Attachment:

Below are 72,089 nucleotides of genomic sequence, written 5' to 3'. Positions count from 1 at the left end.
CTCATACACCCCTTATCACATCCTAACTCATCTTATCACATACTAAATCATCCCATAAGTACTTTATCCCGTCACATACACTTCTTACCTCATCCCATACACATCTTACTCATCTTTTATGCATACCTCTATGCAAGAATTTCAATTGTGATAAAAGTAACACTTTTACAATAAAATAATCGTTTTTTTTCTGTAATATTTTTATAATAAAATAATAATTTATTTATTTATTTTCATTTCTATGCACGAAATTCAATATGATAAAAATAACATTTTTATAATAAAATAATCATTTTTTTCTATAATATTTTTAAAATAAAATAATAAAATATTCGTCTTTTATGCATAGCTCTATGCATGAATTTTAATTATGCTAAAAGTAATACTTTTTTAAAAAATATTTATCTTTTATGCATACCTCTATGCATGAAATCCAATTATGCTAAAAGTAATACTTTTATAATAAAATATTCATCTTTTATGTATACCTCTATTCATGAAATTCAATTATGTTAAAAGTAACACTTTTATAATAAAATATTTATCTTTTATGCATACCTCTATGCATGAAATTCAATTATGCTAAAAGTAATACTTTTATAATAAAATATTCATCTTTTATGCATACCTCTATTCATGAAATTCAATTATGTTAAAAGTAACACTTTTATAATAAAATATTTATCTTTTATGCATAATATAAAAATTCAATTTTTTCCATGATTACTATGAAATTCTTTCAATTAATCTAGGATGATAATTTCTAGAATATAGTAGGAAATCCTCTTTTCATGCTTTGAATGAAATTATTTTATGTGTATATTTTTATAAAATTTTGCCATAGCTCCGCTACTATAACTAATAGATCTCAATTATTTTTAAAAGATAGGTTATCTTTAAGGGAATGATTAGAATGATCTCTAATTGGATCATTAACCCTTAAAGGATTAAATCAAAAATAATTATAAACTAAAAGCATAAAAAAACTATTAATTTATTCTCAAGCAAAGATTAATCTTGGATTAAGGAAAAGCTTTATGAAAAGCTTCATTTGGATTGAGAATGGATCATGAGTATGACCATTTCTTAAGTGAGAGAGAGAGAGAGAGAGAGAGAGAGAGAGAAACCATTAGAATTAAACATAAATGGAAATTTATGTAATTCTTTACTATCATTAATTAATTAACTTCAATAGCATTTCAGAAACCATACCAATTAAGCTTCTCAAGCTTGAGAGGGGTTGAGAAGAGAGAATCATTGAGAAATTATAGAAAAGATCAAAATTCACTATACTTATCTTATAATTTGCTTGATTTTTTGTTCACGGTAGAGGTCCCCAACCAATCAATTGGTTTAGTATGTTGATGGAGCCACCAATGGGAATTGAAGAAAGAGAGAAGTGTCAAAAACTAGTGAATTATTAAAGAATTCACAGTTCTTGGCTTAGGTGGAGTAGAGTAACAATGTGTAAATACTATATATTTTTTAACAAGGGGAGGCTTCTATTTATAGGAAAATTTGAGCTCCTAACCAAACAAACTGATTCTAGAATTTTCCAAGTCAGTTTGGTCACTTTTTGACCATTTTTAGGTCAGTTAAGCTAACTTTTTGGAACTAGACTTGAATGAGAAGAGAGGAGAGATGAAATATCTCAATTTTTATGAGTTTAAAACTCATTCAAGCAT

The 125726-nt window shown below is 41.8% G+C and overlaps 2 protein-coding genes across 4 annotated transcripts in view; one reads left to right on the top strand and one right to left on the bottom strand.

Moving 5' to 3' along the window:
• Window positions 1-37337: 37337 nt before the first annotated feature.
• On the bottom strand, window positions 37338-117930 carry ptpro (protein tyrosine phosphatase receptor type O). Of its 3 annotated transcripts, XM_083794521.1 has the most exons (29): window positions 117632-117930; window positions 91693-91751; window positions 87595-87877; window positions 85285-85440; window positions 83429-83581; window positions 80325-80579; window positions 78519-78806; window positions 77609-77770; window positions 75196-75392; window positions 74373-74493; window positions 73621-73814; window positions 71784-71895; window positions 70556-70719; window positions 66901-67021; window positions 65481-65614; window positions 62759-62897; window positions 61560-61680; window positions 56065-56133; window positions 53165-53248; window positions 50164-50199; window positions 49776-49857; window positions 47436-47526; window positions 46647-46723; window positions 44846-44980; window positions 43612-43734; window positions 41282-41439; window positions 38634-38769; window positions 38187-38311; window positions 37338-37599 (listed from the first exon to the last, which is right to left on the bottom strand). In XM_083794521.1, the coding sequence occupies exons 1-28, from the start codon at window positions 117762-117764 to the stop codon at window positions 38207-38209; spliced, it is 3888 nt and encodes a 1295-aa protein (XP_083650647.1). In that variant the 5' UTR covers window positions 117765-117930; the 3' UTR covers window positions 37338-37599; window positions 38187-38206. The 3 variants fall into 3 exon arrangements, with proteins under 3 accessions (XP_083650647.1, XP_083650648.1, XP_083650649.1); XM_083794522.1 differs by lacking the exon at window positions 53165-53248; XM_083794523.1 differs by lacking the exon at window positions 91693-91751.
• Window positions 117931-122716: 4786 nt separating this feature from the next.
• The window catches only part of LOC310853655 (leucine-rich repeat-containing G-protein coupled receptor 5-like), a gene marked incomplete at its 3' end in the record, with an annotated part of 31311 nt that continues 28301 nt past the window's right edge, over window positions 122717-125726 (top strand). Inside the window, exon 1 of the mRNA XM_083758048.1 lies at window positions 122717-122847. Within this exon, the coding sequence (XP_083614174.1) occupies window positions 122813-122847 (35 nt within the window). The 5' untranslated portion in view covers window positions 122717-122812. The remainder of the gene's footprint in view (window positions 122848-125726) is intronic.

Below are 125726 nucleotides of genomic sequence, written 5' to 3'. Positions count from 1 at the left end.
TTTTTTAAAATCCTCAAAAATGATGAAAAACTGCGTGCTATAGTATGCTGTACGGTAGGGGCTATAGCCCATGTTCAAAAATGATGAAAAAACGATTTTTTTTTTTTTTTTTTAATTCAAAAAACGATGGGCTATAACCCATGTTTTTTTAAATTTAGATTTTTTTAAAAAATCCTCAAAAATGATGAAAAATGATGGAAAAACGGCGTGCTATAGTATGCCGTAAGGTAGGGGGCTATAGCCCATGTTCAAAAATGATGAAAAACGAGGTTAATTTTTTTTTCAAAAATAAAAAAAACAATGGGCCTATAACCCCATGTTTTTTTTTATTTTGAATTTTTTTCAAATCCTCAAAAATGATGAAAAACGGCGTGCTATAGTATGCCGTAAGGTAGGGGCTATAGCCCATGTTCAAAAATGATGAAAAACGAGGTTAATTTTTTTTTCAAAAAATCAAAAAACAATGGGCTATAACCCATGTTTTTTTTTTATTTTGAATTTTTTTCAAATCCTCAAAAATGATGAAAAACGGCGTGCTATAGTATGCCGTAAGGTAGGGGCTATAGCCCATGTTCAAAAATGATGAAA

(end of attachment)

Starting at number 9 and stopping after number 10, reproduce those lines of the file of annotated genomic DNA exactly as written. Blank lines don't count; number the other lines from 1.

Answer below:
Below are 125726 nucleotides of genomic sequence, written 5' to 3'. Positions count from 1 at the left end.
TTTTTTAAAATCCTCAAAAATGATGAAAAACTGCGTGCTATAGTATGCTGTACGGTAGGGGCTATAGCCCATGTTCAAAAATGATGAAAAAACGATTTTTTTTTTTTTTTTTTAATTCAAAAAACGATGGGCTATAACCCATGTTTTTTTAAATTTAGATTTTTTTAAAAAATCCTCAAAAATGATGAAAAATGATGGAAAAACGGCGTGCTATAGTATGCCGTAAGGTAGGGGGCTATAGCCCATGTTCAAAAATGATGAAAAACGAGGTTAATTTTTTTTTCAAAAATAAAAAAAACAATGGGCCTATAACCCCATGTTTTTTTTTATTTTGAATTTTTTTCAAATCCTCAAAAATGATGAAAAACGGCGTGCTATAGTATGCCGTAAGGTAGGGGCTATAGCCCATGTTCAAAAATGATGAAAAACGAGGTTAATTTTTTTTTCAAAAAATCAAAAAACAATGGGCTATAACCCATGTTTTTTTTTTATTTTGAATTTTTTTCAAATCCTCAAAAATGATGAAAAACGGCGTGCTATAGTATGCCGTAAGGTAGGGGCTATAGCCCATGTTCAAAAATGATGAAA